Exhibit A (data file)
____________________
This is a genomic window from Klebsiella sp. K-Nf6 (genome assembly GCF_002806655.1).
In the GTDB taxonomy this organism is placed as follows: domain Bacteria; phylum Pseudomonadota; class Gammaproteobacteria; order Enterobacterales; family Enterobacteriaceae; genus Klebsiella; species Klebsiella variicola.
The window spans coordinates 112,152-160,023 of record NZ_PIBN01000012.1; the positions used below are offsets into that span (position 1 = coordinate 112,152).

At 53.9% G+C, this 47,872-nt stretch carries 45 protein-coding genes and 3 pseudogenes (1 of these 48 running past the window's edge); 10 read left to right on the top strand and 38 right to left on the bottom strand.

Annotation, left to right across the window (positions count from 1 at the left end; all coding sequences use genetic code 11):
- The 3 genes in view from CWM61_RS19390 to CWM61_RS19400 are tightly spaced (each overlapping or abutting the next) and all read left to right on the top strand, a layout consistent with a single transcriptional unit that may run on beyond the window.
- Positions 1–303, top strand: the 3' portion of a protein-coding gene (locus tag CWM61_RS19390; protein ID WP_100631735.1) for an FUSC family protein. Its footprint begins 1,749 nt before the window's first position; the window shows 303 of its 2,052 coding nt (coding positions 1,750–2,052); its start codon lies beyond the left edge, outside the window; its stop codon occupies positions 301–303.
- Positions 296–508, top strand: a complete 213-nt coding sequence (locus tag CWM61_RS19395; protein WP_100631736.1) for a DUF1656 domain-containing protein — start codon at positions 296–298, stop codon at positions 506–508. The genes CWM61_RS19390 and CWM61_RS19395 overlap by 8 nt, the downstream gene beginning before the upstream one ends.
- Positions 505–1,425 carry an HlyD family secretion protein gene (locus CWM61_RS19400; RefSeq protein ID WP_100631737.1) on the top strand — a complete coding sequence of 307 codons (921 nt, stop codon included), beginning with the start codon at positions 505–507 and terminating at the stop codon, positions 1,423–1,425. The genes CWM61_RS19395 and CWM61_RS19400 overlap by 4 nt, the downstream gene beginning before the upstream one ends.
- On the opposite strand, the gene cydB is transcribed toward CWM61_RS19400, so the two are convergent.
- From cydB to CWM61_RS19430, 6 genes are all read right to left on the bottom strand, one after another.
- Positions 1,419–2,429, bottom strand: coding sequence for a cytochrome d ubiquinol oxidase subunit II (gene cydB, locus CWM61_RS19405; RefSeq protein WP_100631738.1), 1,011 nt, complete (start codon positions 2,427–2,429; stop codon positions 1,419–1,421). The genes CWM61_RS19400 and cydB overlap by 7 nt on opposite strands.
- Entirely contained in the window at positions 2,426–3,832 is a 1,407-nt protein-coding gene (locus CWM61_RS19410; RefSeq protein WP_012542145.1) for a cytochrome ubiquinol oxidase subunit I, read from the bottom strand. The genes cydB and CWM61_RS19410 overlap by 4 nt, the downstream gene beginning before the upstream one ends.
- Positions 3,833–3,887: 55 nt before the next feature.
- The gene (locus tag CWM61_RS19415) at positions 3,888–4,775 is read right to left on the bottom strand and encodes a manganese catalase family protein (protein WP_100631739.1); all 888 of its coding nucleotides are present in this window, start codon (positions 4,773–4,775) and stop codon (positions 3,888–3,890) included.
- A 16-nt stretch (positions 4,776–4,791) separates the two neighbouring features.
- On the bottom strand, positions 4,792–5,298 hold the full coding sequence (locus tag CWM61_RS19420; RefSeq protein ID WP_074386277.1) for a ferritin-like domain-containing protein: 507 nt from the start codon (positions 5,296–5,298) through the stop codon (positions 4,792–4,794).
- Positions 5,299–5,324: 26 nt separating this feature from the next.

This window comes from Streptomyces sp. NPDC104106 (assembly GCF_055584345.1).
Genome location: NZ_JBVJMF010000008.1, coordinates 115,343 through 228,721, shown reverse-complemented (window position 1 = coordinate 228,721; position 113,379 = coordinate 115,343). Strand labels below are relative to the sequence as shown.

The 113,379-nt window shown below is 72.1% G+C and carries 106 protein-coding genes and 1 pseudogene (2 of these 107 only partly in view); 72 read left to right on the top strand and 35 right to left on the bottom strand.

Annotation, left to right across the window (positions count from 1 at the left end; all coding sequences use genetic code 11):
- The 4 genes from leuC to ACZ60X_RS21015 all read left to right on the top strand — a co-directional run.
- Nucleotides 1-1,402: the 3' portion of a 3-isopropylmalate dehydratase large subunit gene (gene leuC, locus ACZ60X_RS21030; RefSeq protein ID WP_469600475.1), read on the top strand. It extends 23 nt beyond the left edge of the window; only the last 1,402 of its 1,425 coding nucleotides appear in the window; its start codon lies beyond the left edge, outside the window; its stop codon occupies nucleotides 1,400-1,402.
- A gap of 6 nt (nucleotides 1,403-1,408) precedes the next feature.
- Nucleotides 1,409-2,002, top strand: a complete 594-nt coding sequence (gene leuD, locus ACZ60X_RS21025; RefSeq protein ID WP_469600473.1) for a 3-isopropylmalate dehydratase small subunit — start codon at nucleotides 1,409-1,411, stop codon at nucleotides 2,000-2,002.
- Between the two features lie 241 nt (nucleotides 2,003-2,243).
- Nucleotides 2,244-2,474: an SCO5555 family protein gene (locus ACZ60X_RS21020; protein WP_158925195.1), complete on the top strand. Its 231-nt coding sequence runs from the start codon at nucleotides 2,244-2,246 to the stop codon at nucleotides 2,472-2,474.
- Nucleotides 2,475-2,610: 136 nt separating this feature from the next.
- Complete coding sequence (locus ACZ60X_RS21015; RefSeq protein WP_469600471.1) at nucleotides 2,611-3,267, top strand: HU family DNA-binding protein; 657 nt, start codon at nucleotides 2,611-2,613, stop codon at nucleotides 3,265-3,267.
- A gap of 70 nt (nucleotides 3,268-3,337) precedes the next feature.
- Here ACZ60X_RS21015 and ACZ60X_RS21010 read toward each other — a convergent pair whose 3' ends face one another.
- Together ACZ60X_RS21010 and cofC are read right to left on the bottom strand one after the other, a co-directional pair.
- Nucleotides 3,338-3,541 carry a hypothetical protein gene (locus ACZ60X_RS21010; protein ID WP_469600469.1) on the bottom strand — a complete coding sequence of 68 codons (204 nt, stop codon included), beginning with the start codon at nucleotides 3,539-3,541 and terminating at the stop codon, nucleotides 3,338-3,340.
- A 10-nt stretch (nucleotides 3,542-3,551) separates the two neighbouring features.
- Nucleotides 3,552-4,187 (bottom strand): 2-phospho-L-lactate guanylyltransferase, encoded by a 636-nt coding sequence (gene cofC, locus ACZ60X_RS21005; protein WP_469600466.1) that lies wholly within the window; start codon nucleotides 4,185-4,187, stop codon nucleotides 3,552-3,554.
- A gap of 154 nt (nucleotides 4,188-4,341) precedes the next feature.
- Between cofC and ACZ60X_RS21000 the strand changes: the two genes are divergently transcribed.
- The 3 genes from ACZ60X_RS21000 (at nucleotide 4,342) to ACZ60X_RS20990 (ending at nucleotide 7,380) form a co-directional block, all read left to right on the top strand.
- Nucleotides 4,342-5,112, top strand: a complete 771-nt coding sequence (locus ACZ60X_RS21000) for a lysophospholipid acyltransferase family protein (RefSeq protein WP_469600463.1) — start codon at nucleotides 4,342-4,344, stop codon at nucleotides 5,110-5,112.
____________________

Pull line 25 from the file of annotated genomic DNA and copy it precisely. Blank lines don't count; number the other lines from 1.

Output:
- A gap of 6 nt (nucleotides 1,403-1,408) precedes the next feature.